The newly released annual look at the digital world from online and mobile measurement firm comScore makes it quite clear that retailers better be ...
Consumers buy more often from e-grocers that deliver, a food industry group says.
Though few retail grocers offer home delivery of web orders, a survey from the Food Marketing Institute, a grocery industry trade organization, suggests that consumers respond more to web grocers that offer to deliver online orders compared with grocers that require pickup at their stores.
In 2010, 32% of consumers responding to an FMI survey said their primary grocery store offered online ordering, and 28% said they had done at least some online ordering at those grocers. 4% said they shopped online at those grocers one to three times per month, and 2% said at least once a week. But 22% said they shopped online at those grocers less than once a month, with another 73% saying they never shopped there online.
By comparison, the FMI survey showed that only 17% of respondents said their primary grocery store offered home delivery—but 13% said they ordered home delivery one to three times per month, and 5% said they did so at least once a week, higher figures than for when home delivery was not an option. 17% said they ordered home delivery less than once a month, leaving 65% saying they never did. Those results would seem to favor e-retailers such as Peapod LLC and its competitor in the New York City market, FreshDirect, each of which is reporting rising sales. Peapod is No. 47 in the Internet Retailer Top 500 Guide; FreshDirect is No. 70.
Peapod, based in Skokie, IL, and part of Dutch supermarket company Royal Ahold, provides home delivery in three states in the Midwest—Wisconsin, Illinois and Indiana—and in several eastern states from New Hampshire to Virginia. In addition to fulfilling orders from its own fulfillment centers, it also uses warehouse facilities that operate as part of Ahold’s store system. Ahold’s holdings in the U.S. include the Giant Food and Stop & Shop supermarket chains.
Regardless of the demand for it by consumers, however, home delivery of groceries isn’t for all retailers, experts say. “Home delivery is only going to work for really big folks with profitable online grocery operations offered in places where the retailer has a reasonable density of customers,” says Jack Horst, a retail strategist at retail industry consultants Kurt Salmon.
The category of “really big folks” surely includes Amazon.com, the largest web-only retailer, and Wal-Mart Stores Inc., the world’s largest retailer and the leading U.S. grocery merchant. Both Amazon and Wal-Mart are experimenting with home delivery of groceries. Amazon is running a test of its Amazon Fresh home delivery service in its hometown of Seattle, offering “same or next-day delivery” of products ranging from fresh produce, meat and seafood to paper towels and DVDs.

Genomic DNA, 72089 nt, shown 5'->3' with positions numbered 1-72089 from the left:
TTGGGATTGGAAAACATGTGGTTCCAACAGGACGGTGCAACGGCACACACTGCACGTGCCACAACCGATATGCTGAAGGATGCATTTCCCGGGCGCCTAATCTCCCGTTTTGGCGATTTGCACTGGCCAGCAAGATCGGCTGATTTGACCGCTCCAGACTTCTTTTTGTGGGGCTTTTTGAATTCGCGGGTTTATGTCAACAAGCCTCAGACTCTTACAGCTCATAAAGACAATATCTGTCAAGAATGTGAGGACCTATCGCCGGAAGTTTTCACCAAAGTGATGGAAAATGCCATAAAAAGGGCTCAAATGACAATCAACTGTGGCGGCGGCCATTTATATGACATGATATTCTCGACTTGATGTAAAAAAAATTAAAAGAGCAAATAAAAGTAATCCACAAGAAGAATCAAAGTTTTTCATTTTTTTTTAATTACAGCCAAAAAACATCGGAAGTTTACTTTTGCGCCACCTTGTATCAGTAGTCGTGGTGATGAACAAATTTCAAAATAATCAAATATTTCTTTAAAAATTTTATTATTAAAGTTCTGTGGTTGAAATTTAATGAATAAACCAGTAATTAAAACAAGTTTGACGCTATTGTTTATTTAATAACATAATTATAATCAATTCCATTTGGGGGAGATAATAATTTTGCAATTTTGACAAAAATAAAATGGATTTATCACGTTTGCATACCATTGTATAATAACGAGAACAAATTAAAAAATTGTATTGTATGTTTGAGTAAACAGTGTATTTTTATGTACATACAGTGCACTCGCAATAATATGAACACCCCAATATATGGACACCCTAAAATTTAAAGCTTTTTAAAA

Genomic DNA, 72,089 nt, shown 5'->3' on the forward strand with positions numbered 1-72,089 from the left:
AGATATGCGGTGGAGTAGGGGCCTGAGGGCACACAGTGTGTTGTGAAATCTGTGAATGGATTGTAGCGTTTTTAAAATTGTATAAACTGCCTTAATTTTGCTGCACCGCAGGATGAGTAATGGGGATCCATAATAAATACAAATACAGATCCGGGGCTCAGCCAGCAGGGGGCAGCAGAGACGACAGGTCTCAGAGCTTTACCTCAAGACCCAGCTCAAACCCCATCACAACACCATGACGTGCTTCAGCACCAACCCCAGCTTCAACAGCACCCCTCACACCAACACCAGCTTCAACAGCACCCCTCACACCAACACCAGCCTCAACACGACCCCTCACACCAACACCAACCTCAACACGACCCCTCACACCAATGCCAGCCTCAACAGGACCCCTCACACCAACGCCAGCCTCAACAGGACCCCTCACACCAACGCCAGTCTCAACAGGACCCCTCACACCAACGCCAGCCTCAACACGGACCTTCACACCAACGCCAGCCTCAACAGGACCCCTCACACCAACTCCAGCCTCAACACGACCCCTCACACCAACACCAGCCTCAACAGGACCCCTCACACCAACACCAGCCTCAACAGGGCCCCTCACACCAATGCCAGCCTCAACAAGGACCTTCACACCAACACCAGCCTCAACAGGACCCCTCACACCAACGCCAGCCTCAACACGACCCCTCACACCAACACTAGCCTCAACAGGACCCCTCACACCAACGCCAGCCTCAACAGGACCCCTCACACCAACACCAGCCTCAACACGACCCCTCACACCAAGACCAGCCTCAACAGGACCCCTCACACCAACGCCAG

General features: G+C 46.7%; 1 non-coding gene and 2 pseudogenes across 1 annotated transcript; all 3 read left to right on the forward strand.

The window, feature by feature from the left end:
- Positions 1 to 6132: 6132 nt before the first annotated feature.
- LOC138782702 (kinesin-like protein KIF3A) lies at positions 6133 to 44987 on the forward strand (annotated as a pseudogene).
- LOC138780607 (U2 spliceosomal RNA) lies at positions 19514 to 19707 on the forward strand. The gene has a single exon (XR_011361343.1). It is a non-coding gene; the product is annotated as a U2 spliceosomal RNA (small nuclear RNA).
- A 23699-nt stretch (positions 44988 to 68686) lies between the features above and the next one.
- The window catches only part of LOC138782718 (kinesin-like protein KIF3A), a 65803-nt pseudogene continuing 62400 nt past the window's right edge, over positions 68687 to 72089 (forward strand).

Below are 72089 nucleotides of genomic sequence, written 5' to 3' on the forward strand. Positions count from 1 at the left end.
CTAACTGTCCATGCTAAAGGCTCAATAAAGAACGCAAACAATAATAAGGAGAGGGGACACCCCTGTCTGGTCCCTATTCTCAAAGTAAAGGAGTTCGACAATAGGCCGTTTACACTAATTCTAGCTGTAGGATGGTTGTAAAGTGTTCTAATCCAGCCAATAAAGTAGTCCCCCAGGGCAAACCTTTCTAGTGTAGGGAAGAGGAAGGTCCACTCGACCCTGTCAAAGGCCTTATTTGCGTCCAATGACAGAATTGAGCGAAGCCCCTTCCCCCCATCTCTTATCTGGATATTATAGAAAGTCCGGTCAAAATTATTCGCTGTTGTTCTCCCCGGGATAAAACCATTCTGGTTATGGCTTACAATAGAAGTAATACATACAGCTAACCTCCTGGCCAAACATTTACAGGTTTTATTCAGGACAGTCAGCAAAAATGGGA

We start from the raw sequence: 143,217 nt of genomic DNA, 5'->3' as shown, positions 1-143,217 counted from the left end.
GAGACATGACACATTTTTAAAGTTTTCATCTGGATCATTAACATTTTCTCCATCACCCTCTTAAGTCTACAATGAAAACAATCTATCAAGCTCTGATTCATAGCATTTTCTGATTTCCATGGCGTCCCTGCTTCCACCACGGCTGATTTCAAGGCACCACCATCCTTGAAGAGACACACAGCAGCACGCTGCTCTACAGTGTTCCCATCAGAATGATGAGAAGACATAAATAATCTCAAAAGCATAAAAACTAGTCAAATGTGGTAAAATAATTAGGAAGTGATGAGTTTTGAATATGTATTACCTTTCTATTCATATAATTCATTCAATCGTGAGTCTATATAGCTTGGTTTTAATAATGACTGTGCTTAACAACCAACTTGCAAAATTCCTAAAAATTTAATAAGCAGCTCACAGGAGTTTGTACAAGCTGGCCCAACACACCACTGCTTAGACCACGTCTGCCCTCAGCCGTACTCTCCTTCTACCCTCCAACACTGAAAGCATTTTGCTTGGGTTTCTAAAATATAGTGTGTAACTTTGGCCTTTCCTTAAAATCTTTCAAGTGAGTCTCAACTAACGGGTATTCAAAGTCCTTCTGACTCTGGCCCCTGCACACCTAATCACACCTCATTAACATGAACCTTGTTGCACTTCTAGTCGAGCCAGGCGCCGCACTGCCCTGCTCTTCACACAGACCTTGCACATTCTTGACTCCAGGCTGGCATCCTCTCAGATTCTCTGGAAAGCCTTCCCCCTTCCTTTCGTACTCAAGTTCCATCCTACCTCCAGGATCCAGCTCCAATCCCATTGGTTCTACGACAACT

Amazon did not respond to repeated requests for an interview about its plans for Amazon Fresh, and its chief financial officer, Tom Szkutak, was coy when asked about it by stock analysts in January. “Stay tuned to see if we do more there,” he said.
Colin Sebastian, an analyst who follows Amazon at Lazard Capital Markets, says he believes Amazon has invested in its own fleet of local delivery trucks but has trimmed back its Amazon Fresh services. Amazon is No. 1 in the Top 500 Guide; Wal-Mart is No. 6.
Wal-Mart, meanwhile, offers home delivery of a limited number of dry goods, including breakfast cereals, beverages, snacks and candy, that it fulfills from warehouses or has drop-shipped by suppliers. Those items are delivered to customers through either Wal-Mart’s own trucks or contracted carriers, a spokesman says. Walmart.com offers tools for letting shoppers plan in-store shopping of fresh produce and other goods, but the retailer isn’t commenting on its plans for other online grocery shopping services. It also offers a Pick Up Today service, which is limited to select electronics, video games and appliances.
Meijer Inc., a retailer of groceries and general merchandise, recently began shipping non-perishable grocery items to all 50 states from its Michigan-based warehouse.
Other than Peapod, the retail grocer that appears to have the largest home-delivery network that includes fresh produce as well as non-perishables is Safeway Inc., 92 in the Top 500 Guide, which offers the service with products picked from its stores in the densely populated areas of northern California, Portland, OR, Seattle, Phoenix, Philadelphia, the state of Maryland and Washington, D.C.
MyWebGrocer, a provider of e-commerce and digital marketing technology and services to more than 110 grocery retailers, has supermarket clients including ShopRite that offer home delivery in some markets. But most MyWebGrocer clients focus on store pickup of online orders, says MyWebGrocer CEO Rick Tarrant.